“There’s a difference between history and celebration,” he said. “It’s not like we’re going to stop teaching the Civil War just because we don’t have this monument.”
He added: “I can teach them in class about Jim Crow, but I need them to feel comfortable walking to my class.”
On Monday night, the mood among African American alumni was “celebratory,” said Hilary Green, who received a PhD in history from UNC-Chapel Hill. Now an associate professor of history at the University of Alabama, Green told The Post that she teaches the history of Silent Sam in her classes.
“For me, as a Tar Heel and especially as an African American Tar Heel, I’m glad,” she said. “I know what that monument means. I know what the symbolism means to students.”
Not everyone on campus was happy. Zachary Kosnitzky, a student in the class of 2020 who has written for the conservative Carolina Review and recently joined the Daily Tar Heel as a political columnist, characterized the toppling of the statue as “mob rule.”
“I understand why they want what they want,” he told The Post. “I think it’s a reasonable goal. I just think the way they went about it is improper.”
The students who showed up for the protest represent a small minority of the campus, he said. Most students, he believes, are ambivalent about Silent Sam.
Others oppose the protests taking place around the statue but are “too afraid of backlash to voice their opinion publicly,” he said.
“A lot of students feel that they’ll suffer backlash from professors and peers if they get in the way of this group of students [who want to remove the statue],” he said. “Frankly, it’s disappointing. It weakens the discourse.”
In a statement issued early Tuesday morning, Chancellor Carol L. Folt acknowledged that the monument had been “divisive” and “a source of frustration for many people not only on our campus but throughout the community.”
However, she wrote, pulling down the statue was “unlawful and dangerous, and we are very fortunate that no one was injured.”
The university is investigating the vandalism and assessing the full extent of the damage, she added.
According to WRAL, one individual was arrested at the protest and charged with resisting arrest and concealing their face during a public rally.
Several alumni told The Post that they blamed UNC’s administration for not removing Silent Sam last August, when North Carolina Gov. Roy Cooper, a Democrat, told university officials that the statue could be removed if they believed that “there is a real risk to public safety.” The university told the News and Observer in Raleigh that they disagreed with Cooper’s legal analysis and believed that removing the statue would violate a 2015 law that forbids taking down public monuments without the approval of the North Carolina Historical Commission.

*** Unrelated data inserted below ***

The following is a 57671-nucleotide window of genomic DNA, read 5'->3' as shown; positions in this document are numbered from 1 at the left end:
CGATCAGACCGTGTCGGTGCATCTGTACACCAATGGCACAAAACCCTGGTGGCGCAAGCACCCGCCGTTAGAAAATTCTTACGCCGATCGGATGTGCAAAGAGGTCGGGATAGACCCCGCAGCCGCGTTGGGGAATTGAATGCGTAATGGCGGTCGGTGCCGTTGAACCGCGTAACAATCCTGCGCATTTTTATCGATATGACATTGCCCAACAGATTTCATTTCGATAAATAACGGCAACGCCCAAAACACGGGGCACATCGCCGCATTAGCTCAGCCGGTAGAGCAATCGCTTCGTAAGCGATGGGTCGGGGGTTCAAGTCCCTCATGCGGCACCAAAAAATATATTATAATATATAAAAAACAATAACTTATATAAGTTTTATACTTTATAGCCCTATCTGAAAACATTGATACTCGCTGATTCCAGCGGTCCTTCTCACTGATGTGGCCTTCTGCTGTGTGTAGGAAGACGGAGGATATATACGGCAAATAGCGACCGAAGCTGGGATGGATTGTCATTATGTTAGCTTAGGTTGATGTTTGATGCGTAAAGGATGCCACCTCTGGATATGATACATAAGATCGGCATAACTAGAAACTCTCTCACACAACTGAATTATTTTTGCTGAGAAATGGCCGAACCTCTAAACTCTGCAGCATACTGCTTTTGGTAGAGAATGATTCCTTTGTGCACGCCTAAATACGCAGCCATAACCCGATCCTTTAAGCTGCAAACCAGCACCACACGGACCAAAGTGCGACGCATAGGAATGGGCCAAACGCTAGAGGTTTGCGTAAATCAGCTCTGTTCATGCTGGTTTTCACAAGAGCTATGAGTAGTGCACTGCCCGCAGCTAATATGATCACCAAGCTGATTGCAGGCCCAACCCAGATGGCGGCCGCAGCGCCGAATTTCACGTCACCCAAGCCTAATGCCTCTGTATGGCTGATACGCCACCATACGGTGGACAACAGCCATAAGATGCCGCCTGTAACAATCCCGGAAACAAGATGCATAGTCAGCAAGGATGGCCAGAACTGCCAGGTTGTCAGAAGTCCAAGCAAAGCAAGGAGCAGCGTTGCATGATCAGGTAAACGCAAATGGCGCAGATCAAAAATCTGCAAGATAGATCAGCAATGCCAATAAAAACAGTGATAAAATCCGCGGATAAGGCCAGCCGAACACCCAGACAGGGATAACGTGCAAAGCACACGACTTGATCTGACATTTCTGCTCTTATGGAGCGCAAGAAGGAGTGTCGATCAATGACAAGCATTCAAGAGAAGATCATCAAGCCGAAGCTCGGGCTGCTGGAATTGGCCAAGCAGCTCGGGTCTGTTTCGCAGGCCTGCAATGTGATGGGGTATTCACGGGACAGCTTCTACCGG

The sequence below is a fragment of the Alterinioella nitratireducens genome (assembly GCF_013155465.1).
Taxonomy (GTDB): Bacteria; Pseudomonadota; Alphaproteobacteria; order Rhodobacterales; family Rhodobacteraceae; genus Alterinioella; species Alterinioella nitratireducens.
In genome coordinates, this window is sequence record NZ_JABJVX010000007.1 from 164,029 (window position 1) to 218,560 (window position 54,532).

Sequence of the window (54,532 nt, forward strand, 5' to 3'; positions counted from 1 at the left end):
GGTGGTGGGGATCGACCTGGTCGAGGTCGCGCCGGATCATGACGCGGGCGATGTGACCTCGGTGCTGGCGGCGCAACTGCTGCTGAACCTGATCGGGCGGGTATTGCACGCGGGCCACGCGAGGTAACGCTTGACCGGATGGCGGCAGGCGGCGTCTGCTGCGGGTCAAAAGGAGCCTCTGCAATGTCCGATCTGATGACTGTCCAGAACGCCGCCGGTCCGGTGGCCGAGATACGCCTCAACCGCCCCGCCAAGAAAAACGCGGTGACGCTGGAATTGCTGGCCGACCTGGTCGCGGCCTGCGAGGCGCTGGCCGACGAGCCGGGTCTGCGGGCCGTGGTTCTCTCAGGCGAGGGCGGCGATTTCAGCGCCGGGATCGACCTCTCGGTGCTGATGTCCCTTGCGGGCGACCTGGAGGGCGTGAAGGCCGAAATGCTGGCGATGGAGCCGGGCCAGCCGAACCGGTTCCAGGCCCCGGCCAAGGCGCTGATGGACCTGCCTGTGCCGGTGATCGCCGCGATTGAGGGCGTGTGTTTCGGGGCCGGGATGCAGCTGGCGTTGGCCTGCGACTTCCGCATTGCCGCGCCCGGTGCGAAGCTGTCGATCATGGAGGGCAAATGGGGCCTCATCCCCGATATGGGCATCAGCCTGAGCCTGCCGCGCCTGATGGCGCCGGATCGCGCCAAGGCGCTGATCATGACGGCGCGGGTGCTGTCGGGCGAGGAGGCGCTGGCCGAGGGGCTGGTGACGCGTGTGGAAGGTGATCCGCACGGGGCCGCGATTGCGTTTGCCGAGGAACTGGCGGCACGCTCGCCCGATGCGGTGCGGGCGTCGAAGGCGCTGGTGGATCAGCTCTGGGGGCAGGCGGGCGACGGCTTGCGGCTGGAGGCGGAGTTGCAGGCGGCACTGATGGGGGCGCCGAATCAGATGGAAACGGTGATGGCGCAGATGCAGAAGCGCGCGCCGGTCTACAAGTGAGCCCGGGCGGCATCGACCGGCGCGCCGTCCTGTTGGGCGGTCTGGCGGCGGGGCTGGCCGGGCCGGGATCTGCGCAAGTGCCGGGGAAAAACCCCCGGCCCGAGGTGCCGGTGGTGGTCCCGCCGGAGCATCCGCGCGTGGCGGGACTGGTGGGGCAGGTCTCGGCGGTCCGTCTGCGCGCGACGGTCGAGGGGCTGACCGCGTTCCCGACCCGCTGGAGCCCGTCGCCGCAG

“People seem to be at their wit’s end,” said Karen Cox, a professor of history at the University of North Carolina at Charlotte and the author of “Dixie’s Daughters: The United Daughters of the Confederacy and the Preservation of Confederate Culture.”
“When people feel they’re not being heard, when people don’t have a place at the table, then this is the result,” she said.
Watching the protests from home, Cox, who has written op-eds advocating the removal of Confederate monuments for The Post and other outlets, said that she felt as if a new generation had spoken. Monuments reflect the generation that put them up, she said, and Silent Sam had been a reflection of the Jim Crow generation and its celebration of white supremacy.
“This generation of Southerners, of students, is saying something different,” she said. “They’re saying, ‘This does not represent us.’ ”
Both Cox and Domby said that it had been gratifying to see history informing the protests.
“This was probably the most important research I’ve done in my life, far more than any peer-reviewed publication,” Domby said. “I tell my students, ‘Don’t underestimate what your research can do.’ ”